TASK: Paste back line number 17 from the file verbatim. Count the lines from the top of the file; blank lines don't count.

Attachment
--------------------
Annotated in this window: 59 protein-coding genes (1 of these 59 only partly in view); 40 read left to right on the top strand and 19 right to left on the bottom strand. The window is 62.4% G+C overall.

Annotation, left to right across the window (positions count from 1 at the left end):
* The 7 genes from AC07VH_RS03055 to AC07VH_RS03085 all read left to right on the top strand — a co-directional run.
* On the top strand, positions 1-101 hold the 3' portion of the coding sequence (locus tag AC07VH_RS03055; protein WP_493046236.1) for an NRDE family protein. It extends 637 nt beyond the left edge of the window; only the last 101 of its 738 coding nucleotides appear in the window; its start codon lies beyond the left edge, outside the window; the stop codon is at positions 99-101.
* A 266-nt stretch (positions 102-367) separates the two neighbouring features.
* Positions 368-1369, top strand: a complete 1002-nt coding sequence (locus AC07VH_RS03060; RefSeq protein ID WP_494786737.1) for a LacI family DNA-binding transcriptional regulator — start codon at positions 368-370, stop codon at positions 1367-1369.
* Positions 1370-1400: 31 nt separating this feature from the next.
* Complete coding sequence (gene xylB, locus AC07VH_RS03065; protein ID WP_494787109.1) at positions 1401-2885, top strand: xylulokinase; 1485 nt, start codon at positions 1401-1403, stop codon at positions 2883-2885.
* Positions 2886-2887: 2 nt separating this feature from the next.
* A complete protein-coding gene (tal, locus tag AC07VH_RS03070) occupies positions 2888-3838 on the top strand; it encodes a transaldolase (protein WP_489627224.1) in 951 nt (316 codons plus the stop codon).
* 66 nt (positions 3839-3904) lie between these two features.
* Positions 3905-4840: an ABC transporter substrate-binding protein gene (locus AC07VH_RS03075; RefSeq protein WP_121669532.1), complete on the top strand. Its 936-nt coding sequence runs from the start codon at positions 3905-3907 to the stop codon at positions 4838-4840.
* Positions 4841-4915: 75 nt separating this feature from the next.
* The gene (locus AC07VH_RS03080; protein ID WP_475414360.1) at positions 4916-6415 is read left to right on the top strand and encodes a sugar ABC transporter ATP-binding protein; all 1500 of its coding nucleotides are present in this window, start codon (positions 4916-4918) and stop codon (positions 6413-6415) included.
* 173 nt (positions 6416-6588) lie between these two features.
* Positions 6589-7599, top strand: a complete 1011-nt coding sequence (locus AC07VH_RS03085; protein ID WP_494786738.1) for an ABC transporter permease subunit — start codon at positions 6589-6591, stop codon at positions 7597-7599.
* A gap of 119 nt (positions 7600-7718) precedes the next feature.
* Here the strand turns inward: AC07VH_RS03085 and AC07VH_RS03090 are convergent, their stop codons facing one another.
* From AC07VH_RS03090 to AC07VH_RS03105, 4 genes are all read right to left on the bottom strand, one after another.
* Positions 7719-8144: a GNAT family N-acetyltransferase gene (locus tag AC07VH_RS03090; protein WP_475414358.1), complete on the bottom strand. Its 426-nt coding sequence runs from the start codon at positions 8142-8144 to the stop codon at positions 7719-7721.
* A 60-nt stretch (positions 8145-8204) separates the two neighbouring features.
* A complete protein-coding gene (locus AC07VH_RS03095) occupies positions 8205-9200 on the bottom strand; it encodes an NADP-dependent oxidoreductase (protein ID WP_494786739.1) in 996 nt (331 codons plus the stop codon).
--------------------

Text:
* A gap of 119 nt (positions 7600-7718) precedes the next feature.